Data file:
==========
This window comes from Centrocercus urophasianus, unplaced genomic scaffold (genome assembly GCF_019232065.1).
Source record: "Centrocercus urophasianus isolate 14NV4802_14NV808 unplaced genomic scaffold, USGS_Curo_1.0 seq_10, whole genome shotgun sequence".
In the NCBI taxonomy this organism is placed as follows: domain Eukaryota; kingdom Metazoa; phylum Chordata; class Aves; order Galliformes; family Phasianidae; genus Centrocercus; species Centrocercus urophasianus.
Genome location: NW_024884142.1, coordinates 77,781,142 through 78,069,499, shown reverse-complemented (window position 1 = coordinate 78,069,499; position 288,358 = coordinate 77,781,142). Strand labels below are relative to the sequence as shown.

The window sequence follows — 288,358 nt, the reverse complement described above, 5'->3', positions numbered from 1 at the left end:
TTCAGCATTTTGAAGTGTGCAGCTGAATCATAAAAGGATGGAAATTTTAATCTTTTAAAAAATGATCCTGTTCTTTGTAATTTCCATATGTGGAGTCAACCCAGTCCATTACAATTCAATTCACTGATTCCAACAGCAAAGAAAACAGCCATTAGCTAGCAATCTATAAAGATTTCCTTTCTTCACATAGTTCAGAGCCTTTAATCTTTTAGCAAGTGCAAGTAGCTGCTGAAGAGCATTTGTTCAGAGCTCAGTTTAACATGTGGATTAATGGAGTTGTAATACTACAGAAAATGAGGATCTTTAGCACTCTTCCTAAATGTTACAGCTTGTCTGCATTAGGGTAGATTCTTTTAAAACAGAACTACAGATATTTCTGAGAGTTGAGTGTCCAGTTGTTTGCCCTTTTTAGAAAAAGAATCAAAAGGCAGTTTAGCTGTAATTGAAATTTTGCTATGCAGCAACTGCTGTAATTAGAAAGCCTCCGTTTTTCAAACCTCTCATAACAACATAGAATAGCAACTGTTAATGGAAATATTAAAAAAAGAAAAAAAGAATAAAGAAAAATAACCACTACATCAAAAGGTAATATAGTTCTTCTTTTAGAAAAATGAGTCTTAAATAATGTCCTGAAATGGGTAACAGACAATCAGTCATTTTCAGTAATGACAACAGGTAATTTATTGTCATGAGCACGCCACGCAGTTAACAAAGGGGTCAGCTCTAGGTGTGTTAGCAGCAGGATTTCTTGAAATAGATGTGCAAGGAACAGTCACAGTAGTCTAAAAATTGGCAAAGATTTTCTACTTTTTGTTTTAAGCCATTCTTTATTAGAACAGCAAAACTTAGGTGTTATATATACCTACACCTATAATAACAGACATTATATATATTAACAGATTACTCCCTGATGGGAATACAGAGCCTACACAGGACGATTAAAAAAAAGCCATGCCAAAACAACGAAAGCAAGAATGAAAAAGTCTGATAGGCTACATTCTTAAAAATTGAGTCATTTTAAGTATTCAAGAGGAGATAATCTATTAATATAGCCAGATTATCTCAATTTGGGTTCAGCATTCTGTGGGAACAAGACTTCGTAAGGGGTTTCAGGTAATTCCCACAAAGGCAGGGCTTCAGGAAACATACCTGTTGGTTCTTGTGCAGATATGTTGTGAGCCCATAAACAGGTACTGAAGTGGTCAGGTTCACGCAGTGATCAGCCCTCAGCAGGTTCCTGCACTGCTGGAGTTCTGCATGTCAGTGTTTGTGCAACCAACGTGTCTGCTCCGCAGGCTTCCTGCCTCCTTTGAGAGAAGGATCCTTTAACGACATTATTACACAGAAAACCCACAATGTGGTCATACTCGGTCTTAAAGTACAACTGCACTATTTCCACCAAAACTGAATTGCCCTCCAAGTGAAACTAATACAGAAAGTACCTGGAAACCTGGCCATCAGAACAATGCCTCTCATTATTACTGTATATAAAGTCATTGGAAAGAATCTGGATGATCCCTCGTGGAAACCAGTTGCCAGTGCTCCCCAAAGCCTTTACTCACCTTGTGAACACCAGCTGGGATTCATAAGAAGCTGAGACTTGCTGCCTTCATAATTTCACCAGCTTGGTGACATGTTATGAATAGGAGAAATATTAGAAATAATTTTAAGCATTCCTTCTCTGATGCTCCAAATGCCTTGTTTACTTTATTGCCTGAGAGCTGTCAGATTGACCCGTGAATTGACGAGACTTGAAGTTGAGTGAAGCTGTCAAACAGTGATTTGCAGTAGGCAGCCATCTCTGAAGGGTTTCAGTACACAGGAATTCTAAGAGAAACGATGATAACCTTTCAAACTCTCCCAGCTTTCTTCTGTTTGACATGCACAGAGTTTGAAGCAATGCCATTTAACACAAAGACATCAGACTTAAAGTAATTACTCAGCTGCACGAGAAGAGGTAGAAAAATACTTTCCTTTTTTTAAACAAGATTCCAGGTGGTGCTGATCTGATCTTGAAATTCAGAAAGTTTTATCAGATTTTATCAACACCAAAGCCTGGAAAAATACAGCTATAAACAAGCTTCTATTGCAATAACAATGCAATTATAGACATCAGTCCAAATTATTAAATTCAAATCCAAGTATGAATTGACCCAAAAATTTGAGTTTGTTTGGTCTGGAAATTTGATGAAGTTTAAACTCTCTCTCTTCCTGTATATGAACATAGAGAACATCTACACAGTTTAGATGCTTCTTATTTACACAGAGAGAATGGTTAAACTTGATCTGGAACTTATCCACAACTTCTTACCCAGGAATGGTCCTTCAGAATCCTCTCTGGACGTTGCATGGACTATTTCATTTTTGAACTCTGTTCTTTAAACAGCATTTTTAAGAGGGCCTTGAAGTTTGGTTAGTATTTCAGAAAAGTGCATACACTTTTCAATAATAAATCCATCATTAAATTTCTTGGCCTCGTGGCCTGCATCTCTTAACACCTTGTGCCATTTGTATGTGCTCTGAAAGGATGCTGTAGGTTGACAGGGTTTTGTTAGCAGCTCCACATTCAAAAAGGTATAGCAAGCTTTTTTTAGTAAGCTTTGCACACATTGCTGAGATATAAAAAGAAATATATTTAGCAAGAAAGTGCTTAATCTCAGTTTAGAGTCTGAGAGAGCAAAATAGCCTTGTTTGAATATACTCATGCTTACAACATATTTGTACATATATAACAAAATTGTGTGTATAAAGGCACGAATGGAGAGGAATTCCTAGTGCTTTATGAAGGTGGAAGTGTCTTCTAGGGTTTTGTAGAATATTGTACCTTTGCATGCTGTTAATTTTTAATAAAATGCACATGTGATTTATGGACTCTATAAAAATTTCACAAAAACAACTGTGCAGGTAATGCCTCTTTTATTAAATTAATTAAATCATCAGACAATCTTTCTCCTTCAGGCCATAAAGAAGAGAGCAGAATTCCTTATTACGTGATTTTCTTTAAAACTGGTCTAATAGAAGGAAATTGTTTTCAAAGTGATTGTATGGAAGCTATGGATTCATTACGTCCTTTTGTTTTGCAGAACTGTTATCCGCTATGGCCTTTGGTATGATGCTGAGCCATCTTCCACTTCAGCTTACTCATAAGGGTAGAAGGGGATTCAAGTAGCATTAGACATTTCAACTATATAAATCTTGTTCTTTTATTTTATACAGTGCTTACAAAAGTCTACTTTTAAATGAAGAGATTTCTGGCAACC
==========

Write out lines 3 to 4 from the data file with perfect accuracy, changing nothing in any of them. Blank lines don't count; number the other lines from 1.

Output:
In the NCBI taxonomy this organism is placed as follows: domain Eukaryota; kingdom Metazoa; phylum Chordata; class Aves; order Galliformes; family Phasianidae; genus Centrocercus; species Centrocercus urophasianus.
Genome location: NW_024884142.1, coordinates 77,781,142 through 78,069,499, shown reverse-complemented (window position 1 = coordinate 78,069,499; position 288,358 = coordinate 77,781,142). Strand labels below are relative to the sequence as shown.